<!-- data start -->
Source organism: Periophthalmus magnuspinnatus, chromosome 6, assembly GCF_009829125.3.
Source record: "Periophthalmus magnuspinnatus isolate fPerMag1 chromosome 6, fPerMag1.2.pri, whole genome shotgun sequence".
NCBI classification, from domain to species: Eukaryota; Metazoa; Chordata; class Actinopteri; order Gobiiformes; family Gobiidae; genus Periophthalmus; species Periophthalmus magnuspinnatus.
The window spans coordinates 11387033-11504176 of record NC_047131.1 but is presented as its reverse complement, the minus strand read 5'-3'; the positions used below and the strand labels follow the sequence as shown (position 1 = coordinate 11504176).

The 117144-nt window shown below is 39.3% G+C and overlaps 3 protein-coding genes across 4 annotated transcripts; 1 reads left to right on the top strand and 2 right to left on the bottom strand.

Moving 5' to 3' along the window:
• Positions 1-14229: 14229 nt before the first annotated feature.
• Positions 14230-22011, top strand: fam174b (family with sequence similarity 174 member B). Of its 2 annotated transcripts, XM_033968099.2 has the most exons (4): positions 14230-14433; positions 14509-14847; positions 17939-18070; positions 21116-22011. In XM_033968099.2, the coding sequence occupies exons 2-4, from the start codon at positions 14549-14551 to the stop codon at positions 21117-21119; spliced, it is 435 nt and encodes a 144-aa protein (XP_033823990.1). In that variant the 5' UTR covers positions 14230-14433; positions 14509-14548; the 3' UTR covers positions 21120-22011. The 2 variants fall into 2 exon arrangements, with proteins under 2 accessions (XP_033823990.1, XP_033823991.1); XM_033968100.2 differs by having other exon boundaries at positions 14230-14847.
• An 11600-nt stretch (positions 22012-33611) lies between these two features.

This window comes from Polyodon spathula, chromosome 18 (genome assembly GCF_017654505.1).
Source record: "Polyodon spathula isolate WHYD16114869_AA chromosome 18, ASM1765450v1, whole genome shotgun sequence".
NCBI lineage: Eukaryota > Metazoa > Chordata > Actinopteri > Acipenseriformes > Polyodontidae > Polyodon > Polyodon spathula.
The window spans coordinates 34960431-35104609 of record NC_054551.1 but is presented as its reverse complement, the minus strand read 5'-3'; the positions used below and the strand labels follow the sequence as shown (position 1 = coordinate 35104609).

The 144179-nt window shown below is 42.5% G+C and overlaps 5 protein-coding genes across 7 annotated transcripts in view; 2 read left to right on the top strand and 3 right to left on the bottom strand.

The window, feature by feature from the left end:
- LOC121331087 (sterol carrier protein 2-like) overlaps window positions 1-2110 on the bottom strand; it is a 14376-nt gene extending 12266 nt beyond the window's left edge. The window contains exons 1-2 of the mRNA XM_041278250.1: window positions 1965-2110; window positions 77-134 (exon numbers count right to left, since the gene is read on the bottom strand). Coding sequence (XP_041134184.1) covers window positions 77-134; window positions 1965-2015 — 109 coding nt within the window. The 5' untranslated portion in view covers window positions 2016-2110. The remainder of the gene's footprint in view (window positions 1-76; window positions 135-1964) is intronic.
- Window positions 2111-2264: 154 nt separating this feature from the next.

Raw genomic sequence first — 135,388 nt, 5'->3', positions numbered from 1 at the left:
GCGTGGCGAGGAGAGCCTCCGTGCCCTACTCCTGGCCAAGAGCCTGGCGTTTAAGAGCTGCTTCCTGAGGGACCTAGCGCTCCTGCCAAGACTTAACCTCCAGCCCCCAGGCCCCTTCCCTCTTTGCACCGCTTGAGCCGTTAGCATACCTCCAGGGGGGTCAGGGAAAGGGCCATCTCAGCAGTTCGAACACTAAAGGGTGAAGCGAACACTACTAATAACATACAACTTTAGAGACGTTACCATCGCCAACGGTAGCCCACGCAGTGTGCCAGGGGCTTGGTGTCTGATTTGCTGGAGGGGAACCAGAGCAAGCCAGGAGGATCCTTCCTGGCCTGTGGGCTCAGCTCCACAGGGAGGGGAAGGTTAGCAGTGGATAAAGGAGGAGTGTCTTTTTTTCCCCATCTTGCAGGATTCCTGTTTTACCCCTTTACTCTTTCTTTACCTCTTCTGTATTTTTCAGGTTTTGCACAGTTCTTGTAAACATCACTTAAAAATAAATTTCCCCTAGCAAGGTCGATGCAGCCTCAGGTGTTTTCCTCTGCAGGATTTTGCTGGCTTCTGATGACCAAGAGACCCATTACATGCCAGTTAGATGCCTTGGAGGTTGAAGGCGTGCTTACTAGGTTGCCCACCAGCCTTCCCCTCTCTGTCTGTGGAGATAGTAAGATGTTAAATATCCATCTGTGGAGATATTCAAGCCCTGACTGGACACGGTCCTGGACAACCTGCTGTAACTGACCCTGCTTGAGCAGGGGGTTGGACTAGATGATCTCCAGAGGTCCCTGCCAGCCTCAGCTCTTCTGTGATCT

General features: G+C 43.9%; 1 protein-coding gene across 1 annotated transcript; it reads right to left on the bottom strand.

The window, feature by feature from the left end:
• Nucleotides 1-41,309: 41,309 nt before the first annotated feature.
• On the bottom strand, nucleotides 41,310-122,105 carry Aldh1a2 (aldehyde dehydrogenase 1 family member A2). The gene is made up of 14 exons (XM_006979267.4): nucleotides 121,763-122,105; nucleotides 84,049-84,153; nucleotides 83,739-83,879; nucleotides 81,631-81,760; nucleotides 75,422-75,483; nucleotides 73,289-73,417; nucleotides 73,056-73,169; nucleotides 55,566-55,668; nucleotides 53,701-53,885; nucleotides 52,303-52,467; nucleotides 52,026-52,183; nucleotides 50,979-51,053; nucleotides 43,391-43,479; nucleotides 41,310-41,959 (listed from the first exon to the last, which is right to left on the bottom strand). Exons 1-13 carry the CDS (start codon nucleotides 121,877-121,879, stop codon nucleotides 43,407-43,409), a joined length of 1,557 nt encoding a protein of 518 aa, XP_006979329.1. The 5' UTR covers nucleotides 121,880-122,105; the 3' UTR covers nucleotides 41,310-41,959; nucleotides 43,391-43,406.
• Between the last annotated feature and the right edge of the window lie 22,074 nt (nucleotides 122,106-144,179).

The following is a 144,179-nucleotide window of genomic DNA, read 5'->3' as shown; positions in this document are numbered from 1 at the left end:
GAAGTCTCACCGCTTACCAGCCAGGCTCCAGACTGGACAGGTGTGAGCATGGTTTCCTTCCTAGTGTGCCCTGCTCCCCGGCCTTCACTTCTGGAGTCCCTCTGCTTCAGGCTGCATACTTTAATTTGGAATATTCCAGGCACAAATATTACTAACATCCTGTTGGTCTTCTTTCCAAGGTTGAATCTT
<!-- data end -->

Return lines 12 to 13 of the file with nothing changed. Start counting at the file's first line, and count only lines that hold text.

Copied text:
NCBI lineage: Eukaryota > Metazoa > Chordata > Actinopteri > Acipenseriformes > Polyodontidae > Polyodon > Polyodon spathula.
The window spans coordinates 34960431-35104609 of record NC_054551.1 but is presented as its reverse complement, the minus strand read 5'-3'; the positions used below and the strand labels follow the sequence as shown (position 1 = coordinate 35104609).